By: Grace Hagan – Print Editor-in-Chief
February marks just over one year that Rodney Chatman has taken over his position as UD’s executive director of public safety and chief of police. On Feb. 7, Flyer News sat down with Chief Chatman to talk about the past, present, and future of public safety at UD.
One of the greatest misconceptions about public safety, according to Chatman, is that public safety does not want students to have fun.
“I want you to have fun, particularly here. The student neighborhood is a great resource, and just like any other resource, it needs to be protected. It needs to be valued. There needs to be some decorum in how it’s treated,” Chatman said.
In addition to dispelling any anti-fun intentions, Chatman emphasized the desire for public safety to be seen as a student resource. He hopes that students know that meeting and talking with public safety, whether formally or informally, is something that public safety does around the clock. “If your group is a group that meets at 10 p.m. we’ll come out at 10 p.m.,” Chatman said.
“I’d rather meet and figure out whatever the question, issue or concern may be, as opposed to letting an ill feeling fester,” Chatman said. While he emphasized the importance and effectiveness of these meetings, Chatman added that he is always available to students through email, at firstname.lastname@example.org.
One hurdle for Chatman and public safety stems from a widespread human behavior: people care about safety primarily when something negative happens to them or someone they care about. According to Chatman, “It’s not a UD problem. It’s a general societal problem.”
When asked if he believes students care about their safety, Chatman responded in the positive. “I think they do. I think everybody cares about their safety. It’s just, I wish it were more on the forefront of people’s consciousness and I wish more people took advantage of the resource we want to be.”
Chatman pointed to the OSU attack last November, when an OSU student carried out a car ramming and knife attack that resulted in the hospitalization of 13 people. After the attack, Chatman said that people began asking if UD police were going to do any training for a similar attack.
“Last November, it happened in our backyard at Ohio State, and everyone said, ‘Can you come talk to us?’ And so we have. Our demand for those types of training have increased, which we’re glad to do,” Chatman said.
“Long before people started talking about run, hide, fight, we were doing this. We were sending people out for training. We train people on this all the time. And we offer it to the university community. And when I say university community, I’m not just talking about the students. I’m talking about faculty and staff and any other organizations,” Chatman said.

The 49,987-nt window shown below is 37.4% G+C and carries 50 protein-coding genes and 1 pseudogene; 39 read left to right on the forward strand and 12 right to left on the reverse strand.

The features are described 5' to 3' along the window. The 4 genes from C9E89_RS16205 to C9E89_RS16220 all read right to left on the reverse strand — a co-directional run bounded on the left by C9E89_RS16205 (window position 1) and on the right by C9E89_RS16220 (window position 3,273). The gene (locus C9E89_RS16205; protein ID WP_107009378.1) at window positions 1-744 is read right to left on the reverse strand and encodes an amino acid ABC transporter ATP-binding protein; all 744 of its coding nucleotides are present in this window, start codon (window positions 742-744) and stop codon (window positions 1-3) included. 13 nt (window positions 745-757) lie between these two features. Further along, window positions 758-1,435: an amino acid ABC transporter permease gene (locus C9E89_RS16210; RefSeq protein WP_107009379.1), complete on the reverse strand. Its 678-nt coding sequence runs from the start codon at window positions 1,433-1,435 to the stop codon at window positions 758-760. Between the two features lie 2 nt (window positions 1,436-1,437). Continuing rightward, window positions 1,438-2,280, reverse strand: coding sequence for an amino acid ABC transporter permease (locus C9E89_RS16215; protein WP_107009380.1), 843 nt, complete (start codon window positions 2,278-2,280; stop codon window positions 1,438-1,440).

On Feb. 5, public safety and emergency medical services conducted a simulated mass casualty drill at the RecPlex. The simulation was part of the multimodal training that Chatman values so much.
“These types of simulations give us the opportunity to actually, physically do the steps, get your heartrate up, actually run, actually have simulated gunfire going off. Have roleplayers and all of that. Even though you know it’s fake, it really gets your adrenaline up, and that’s really part of that multimodal learning because there’s really only so much you can do on a classroom or online,” Chatman said.
The simulation was helpful to public safety, emergency medical services and students as a whole. According to Chatman, “Just having the number of students around to witness what we were doing, they had an opportunity to picture if that were to happen in an environment that I’m in, a movie theater, shopping center, my neighborhood, whatever, it gave them an opportunity to picture what it is that they would do.”
Since he started last January, Chatman has wanted intentional and organic interaction between public safety and students.
“I think when there are interactions and you can come to me and you know me as Rodney and I was rooting for the Falcons and you know I like smoothies and you know I have four dogs and all of that stuff, and I know similar things about you, I think those questions about safety are on everybody’s mind. And I think then, there creates those opportunities for those conversations to take place,” Chatman said.
Bridging the divide between students and public safety, for Chatman, is key in creating an environment where students can be open to sharing their safety concerns, an environment where community can foster.
Follow Chief Chatman on Twitter @UDChiefChatman
Photo Courtesy of Alex Hallagan